How Much Air Is Left in Titanic Sub? Clock Ticking Down for Crew

Based on calculations using data provided by the U.S. Coast Guard, it is improbable that the underwater vehicle, which disappeared on Sunday during its expedition to the Titanic wreckage aboard the Titan, has more than a day’s supply of oxygen remaining.

On Tuesday, a sonar picked up banging noises “suggesting ongoing optimism for survivors,” although rescue personnel have not yet determined the precise whereabouts of the submerged vehicle. Communication with the vessel owned by OceanGate, which carries five individuals, was severed merely one hour and 45 minutes after its plunge began on Sunday afternoon.

The CEO of OceanGate, Rush Stockton, has Titan onboard, along with the French pilot of the submersible, Paul-Henry Nargeolet, the British billionaire explorer, Hamish Harding, and the Pakistani businessman, Dawood Shahzada. Dawood Suleman, the 19-year-old son of Dawood Shahzada, is also accompanying them. Each ticket to visit the wreck of the Titanic, which is located off the coast of Newfoundland, Canada, retails for around $250,000. The wreck is situated 370 miles away from the coast and at a depth of 12,500 feet.

An undated photo shows tourist submersible Titan, which belongs to OceanGate, beginning its descent at sea. Search and rescue operations continue but Titan has less than 24 hours of oxygen onboard, according to a calculation based on Coast Guard figures. Ocean Gate/Handout/Anadolu Agency/Getty

During the press conference on Monday afternoon, Rear Admiral John Mauger of the Coast Guard forecasted that the underwater vehicle had “approximately 70 to a complete 96 hours at its disposal.” When fully equipped, Titan can hold enough oxygen for 96 hours.

Captain Jamie Frederick of the Coast Guard, who informed the press during a conference, stated that there is approximately 40 hours of remaining oxygen. This assessment was recently updated shortly after 6:00 PM ET on Tuesday.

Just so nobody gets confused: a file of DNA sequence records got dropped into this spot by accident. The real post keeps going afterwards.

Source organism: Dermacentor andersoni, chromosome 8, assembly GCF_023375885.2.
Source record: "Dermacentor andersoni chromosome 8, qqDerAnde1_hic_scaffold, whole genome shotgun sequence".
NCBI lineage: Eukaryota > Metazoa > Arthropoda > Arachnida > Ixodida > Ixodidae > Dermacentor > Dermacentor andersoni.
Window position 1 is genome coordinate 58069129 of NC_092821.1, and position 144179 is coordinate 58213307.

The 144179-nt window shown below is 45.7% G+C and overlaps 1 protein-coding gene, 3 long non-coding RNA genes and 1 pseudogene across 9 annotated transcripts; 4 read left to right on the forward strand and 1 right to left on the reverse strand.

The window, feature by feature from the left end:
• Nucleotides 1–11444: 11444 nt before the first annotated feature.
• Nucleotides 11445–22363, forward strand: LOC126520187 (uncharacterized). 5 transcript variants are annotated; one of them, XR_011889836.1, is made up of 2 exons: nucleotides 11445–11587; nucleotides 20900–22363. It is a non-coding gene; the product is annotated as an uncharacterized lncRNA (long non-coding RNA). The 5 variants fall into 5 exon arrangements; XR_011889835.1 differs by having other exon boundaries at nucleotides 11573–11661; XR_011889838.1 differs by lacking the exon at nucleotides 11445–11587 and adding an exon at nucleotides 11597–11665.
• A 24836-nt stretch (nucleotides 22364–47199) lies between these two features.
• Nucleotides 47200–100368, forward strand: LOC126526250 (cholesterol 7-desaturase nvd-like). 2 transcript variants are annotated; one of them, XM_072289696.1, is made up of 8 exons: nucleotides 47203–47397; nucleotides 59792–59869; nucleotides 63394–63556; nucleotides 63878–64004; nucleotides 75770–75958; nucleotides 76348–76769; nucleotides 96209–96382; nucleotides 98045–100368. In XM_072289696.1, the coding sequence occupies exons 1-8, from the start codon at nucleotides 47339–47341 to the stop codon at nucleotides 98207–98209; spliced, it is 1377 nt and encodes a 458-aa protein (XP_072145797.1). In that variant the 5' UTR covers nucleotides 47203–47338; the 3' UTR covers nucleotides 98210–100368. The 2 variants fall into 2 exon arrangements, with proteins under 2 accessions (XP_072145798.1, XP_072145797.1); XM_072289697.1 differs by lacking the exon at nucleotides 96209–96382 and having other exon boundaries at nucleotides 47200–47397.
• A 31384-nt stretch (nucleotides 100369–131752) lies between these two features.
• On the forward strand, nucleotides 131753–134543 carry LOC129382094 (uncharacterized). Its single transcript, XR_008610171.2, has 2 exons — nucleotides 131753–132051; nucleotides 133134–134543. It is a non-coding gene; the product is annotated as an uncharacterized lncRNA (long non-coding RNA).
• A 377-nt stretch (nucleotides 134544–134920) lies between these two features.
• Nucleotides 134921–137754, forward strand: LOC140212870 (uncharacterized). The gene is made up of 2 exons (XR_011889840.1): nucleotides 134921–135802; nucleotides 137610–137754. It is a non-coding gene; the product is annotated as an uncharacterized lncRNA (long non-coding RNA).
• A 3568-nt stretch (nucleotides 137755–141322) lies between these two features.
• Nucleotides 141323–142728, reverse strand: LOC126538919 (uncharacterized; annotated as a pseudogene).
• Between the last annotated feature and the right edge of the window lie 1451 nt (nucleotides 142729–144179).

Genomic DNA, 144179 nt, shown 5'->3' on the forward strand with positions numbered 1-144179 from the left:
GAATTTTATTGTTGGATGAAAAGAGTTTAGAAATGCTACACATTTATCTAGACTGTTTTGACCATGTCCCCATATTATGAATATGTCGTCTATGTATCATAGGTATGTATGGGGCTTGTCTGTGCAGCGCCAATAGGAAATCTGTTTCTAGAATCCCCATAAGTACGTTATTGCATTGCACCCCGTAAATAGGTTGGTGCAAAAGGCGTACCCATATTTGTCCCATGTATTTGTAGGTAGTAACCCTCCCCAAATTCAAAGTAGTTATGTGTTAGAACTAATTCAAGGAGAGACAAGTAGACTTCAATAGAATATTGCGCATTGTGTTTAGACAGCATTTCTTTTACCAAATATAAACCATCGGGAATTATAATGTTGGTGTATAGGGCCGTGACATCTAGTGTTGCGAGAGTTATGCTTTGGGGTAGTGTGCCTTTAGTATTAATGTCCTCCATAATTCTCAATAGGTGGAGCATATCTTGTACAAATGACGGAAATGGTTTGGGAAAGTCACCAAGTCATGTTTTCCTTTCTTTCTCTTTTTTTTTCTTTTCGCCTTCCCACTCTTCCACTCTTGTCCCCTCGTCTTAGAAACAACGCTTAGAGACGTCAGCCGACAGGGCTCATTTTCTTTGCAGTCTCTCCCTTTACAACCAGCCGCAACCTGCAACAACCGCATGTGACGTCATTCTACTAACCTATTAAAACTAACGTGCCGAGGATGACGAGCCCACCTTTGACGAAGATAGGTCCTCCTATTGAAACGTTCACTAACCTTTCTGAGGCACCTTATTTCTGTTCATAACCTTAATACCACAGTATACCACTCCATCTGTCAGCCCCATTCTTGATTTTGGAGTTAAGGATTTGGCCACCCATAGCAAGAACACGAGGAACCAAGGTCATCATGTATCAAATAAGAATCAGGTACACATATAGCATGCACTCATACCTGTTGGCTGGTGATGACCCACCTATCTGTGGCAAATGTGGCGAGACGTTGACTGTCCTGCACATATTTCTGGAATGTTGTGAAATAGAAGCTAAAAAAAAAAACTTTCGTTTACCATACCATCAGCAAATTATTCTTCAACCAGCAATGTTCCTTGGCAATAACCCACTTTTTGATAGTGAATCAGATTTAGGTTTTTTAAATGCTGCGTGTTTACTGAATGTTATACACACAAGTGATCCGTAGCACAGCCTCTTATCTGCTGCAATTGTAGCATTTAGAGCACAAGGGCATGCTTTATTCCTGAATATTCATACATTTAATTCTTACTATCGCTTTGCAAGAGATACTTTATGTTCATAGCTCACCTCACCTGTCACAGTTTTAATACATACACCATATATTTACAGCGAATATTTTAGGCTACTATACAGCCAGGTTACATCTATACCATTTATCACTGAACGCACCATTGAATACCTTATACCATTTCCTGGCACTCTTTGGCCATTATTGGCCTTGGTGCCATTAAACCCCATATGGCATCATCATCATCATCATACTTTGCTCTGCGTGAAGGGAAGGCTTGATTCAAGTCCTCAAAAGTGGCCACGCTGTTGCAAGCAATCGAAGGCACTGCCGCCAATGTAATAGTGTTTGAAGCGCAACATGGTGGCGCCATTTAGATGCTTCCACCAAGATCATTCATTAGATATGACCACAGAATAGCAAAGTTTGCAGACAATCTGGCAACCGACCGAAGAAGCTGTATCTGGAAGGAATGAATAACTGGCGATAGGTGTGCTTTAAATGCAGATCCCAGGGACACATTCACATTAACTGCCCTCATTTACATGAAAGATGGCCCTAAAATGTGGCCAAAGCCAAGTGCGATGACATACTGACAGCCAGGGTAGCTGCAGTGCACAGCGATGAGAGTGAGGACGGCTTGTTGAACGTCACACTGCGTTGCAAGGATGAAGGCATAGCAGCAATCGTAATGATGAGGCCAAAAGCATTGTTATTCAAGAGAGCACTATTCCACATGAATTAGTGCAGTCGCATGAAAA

As of Wednesday at 10:30 a.M., Titan only had 23.5 hours of air that can be breathed. If this number is correct, Titan will exhaust its oxygen supply around 10 a.M. ET on Thursday morning.

Newsweek has reached out to OceanGate via email for a statement.

OceanGate stated on social media on Monday that they are actively investigating and organizing various possibilities to ensure the safe return of the crew, following the loss of contact with Titan.

“Our complete concentration is on the sailors in the underwater vehicle and their loved ones.

With the underwater vehicle, we have managed to restore communication in our endeavors from various governmental organizations and companies specializing in deep sea exploration. We have been provided with substantial support and express our profound gratitude.

“We are striving for the secure comeback of the crewmembers.”

In an interview with CBS News, Michael G. Harris, a veteran diver of the Titanic, cast doubt on whether a successful rescue effort could be put together in a matter of days.

He said that over the past 25 years, we have been salvaging artifacts from the Titanic, which involves recovering various pieces through a salvage operation that typically takes around 1 1/2 years of planning. If you are involved in this mission, it means that you are committed to spending a significant amount of time on it.

He stated, “This is not a task that can be hastily completed within a span of 48 hours. Additionally, you must arrange for the necessary equipment and transport it to the designated location. Moreover, I am uncertain if there exists any equipment capable of reaching the profound depths of the Titanic to effectively assist, if indeed the submersible is located there.”

A video featuring OceanGate CEO Rush has resurfaced, in which he confesses to having “broken certain regulations” to accomplish this, during a 2021 interview conducted aboard Titan, alongside a Mexican travel vlogger.